Natmauk (Myanmar), Feb 13: Myanmar's opposition leader Aung San Suu Kyi addressed a crowd of thousands on Friday in the biggest celebrations honouring her independence hero father in memory, underscoring her legacy, months before leading the opposition to momentous elections.
In scenes reminiscent of her triumphant election campaign three years ago, Suu Kyi addressed a huge crowd in her father's central Myanmar birthplace, with many supporters waving her party flag or portraits of the general as an earnest young revolutionary in a military cap.
"If we want to inherit from my father, we have to build a real democratic nation," said an emotional Suu Kyi, adding that his "sincerity" had ensured his legacy endured.
Known affectionately as "Bogyoke", or General, Aung San is adored in Myanmar and credited with unshackling the country from colonial rule and embracing its ethnic minorities, in a vision of unity that unravelled catastrophically in the military-dominated decades that followed his 1947 assassination.
Suu Kyi was just two at the time of his death. Thursday's rally marking the centenary of Aung San's birth in Natmauk - a remote town nestled in the dusty plains of central Myanmar - is the centrepiece of countrywide celebrations that are far more extensive than previous years.
People had camped out overnight to see "the Lady", as she is known, many sleeping on the ground in the local pagoda, on roadsides or in their cars in the farming town.
The celebrations come as Myanmar awaits a breakthrough general election later this year seen as a crucial test of the country's emergence from military rule.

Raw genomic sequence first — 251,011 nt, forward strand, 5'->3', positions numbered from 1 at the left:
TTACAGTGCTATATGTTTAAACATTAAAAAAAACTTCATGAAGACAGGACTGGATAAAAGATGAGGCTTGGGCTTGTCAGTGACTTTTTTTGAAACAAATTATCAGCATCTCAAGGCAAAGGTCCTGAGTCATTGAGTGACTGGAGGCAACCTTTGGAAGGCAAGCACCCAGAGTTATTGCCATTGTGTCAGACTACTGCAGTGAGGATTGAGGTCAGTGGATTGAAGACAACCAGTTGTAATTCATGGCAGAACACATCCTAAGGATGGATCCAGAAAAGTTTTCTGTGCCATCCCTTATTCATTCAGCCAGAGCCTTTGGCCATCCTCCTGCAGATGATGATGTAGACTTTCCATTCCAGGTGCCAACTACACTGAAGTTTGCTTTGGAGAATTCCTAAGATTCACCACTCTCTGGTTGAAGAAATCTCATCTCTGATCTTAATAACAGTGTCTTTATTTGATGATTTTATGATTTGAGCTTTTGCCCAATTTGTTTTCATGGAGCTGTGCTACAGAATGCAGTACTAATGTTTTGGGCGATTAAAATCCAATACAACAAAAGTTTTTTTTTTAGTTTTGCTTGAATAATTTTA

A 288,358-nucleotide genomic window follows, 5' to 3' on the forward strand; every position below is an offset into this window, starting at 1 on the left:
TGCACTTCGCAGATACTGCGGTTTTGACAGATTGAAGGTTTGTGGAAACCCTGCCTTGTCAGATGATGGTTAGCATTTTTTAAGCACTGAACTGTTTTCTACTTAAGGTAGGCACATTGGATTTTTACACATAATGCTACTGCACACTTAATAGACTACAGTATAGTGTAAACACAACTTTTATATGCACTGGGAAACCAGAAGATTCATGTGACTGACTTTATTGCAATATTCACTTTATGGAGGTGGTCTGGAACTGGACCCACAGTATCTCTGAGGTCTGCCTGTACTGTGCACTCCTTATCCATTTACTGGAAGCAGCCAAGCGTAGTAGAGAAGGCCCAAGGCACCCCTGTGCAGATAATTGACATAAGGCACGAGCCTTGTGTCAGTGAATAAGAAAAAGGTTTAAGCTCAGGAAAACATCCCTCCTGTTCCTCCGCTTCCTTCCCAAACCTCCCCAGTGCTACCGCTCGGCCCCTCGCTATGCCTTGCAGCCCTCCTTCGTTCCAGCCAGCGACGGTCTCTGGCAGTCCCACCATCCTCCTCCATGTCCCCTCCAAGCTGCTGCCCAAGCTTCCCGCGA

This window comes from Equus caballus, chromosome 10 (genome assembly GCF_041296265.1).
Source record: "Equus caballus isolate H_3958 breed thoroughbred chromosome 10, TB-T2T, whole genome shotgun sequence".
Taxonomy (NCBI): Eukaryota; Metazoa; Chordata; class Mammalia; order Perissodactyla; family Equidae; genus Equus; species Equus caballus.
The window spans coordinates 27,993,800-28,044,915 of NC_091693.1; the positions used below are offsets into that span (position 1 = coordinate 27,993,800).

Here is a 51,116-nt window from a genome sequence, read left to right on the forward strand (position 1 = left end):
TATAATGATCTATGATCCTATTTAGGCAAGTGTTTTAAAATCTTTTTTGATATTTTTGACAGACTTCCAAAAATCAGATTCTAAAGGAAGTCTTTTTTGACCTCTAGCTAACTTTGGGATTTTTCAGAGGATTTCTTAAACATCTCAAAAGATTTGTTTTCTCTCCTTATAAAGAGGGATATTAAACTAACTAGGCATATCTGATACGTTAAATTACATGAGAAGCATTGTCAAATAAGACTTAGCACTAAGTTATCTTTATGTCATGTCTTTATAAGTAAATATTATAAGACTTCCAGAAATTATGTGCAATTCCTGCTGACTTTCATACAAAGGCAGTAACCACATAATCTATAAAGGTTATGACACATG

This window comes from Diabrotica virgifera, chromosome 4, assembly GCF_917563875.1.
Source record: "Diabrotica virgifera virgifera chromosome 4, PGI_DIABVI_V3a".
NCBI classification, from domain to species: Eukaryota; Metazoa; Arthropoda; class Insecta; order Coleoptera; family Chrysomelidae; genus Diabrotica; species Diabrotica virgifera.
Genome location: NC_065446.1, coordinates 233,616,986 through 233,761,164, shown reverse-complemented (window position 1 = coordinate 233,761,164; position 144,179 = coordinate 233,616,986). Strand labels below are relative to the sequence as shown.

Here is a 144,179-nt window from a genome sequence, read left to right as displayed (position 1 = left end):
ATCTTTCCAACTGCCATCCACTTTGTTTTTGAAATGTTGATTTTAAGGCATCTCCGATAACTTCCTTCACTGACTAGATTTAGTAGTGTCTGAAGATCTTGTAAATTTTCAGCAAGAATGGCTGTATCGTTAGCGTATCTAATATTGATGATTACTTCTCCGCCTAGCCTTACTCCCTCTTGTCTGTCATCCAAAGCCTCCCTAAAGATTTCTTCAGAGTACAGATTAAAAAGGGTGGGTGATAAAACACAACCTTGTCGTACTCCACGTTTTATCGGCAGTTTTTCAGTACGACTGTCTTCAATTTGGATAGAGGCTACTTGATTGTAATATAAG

Images of Aung San have been deeply entwined with the political rise of his Nobel laureate daughter since her release from house arrest over four years ago.
Suu Kyi frequently referenced her family link while campaigning for the 2012 by-election that swept her into parliament for the first time.
"Being the daughter of Bogyoke Aung San is one of the reasons that Daw Aung San Suu Kyi has reached the position she is in today. It's not the only reason, but it is one of them," Nyan Win, the spokesman for Suu Kyi's National League for Democracy, told. Daw is a term of respect in Myanmar.
Nyan Win said that with a poll date yet to be announced, campaigning has not officially begun and the party is not yet in election mode.
"It's logical for politicians to try to draw some kind of support or inspiration from what he did," said Trevor Wilson, an academic at Australian National University and former ambassador to Myanmar.
However, he said no single party had "exclusive rights" to Aung San, who is also seen as the father of the country's powerful army.